In an uncertain economy, the optimization of a company’s portfolio of offerings is crucial for ensuring sustainability and growth. Portfolio rationalization reduces complexity and improves efficiency, enabling companies to allocate resources effectively. When such rationalization is carried out with an understanding of customers’ perceived values and by innovating rapidly—through the use of artificial intelligence (AI) and data analytics—it becomes a tool for growth as well as for cost and margin management. 

With a better-defined portfolio, a company can attract and retain more customers and put sales, marketing, and investment dollars to their most profitable use. Furthermore, a redesigned product portfolio enables a company to look for new opportunities from a strong and well-defined core. That’s the what and the why of portfolio rationalization, which we described in detail in Reconfiguring to win: How companies are rationalizing their product portfolios to survive and thrive in uncertainty.

How about the how?

Our experience has shown it’s important to make decisions according to underlying strategic principles and to create a framework to guide a company’s actions. Principles and a framework are necessary because rationalization should not be a one-and-done process. Some companies simply identify low-profit businesses or products and then bring out the axe—a simplistic approach that often leaves a company weaker, not stronger. A single-minded and shortsighted focus on margin raises the risk of achieving quick savings but at the expense of strategy and capabilities. 

A better process begins with articulating principles in four areas: strategy, growth, organization, and people. You want to strengthen your value proposition in the long run and create opportunities for growth. You want to become an organization that is more flexible than it was before. And you want to protect the people in the organization and enhance the roles of those who will lead it to future success. Here are the steps to take in following the four principles.

Iteratively strengthen your core value proposition
Beware of moves that enhance short-term profitability at the expense of core, differentiating capabilities. Your goals are to continuously strive to outperform competitors and to maintain an edge in the market; rationalization should help you achieve them. Certain portfolio questions— What should stay? What should go? What should grow? What should shrink?—need to be answered in the context of your value proposition and your differentiating assets and capabilities. If your value proposition is cost leadership, work that; if it’s innovation or product quality or operations and logistics, use portfolio rationalization to strengthen those areas. At the same time, get consensus about which assets and activities are table stakes and which are differentiators— like centers of excellence, regional dominance, and proprietary data. This knowledge will tell you what not to cut, but it can also do more: it can uncover outsourcing opportunities and reveal parts of your business that are blocking or draining resources away from what really matters.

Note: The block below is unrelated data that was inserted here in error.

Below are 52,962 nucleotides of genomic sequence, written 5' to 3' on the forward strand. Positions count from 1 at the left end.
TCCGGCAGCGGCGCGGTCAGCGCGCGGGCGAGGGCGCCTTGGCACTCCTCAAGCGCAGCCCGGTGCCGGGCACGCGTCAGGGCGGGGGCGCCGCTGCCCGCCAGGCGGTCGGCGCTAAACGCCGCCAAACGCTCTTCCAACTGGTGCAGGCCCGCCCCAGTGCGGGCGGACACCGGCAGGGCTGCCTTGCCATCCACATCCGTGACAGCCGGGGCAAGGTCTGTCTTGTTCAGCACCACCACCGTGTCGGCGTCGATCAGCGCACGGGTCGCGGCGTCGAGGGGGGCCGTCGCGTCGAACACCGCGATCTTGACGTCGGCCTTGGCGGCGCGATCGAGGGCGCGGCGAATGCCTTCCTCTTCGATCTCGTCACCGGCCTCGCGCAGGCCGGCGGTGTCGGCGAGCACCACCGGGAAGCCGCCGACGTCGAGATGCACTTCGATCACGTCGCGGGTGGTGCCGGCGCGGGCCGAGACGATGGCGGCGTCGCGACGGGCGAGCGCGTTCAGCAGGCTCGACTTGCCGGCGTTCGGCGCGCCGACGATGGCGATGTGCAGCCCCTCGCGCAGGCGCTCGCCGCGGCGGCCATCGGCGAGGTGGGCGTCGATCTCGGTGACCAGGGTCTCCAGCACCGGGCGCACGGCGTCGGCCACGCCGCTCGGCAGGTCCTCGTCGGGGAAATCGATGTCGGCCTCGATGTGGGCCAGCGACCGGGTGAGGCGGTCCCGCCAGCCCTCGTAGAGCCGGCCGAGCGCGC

Place the right bets on growth
While you’re taking a microscope to costs, you should also pick up a telescope to envision where the business needs to go. Understanding your value proposition and differentiating capabilities tells you where to invest, as well as where to cut. If you could build a product or service portfolio from scratch, what would it look like? If you could look back on your business from 5 or 10 years in the future, what would you hope your team had done today? What’s the best use of resources that rationalization frees up? What innovation investments should be protected from cuts—or even given more support?
Increase organizational flexibility to meet market needs across commercial, operations, and administrative teams
Portfolio rationalization creates two connected opportunities to make your company more nimble. One is to use the process to replace slow-moving functions with empowered teams that have access to real-time data, thus increasing both the speed and the reliability of decision-making. And second, rationalization can foster cross-functional collaboration between commercial and operational teams—for example, by redesigning sales and operations planning to increase cash generation and EBITDA. Revenue and supply chain war rooms are good examples of that—in the form of action-oriented teams that connect different functions without building bureaucratic structures.
Focus on people to build human capability as you strengthen the business

We have seen too many cases of portfolio rationalization in which people were afterthoughts, with human resources finally brought in to clean up at the end, which is a profoundly misguided approach. It’s the wrong economic choice in a world in which human capability and intellectual capital are greater sources of value creation than physical and financial assets are. At minimum, you need to: 

1 Understand the key talent priorities and politics that align with product priority and 

2 Identify, cultivate, and retain top and high-potential employees wherever they are in the company. 
Rationalization is also likely to create important new opportunities for future leaders.

What is the framework and practical approach?

AlixPartners recently used a framework to help a $1-billion medical device company whose five business units operate in more than 60 countries. The framework, alignment, and companywide collaboration prepared the ground for rapid implementation and results and led to both an increase in contribution margin by 660 basis points and an increase in EBITDA from 17 to 22% in two years, as well as the identification of a $100-million-in revenue carve-out opportunity.

Companies should establish a repeatable framework to put these principles into practice and make rationalization more—well—rational. Making specific product evaluations based on commercial and operating complexity and market attractiveness is critical in the context of strategy and profitability. To do that, it is important to first align on metrics of profitability and complexity and then thoroughly learn what drives those metrics. That alignment and that learning together will facilitate a comprehensive assessment of the current state, identify areas that require improvement, and help remove politics from decision-making.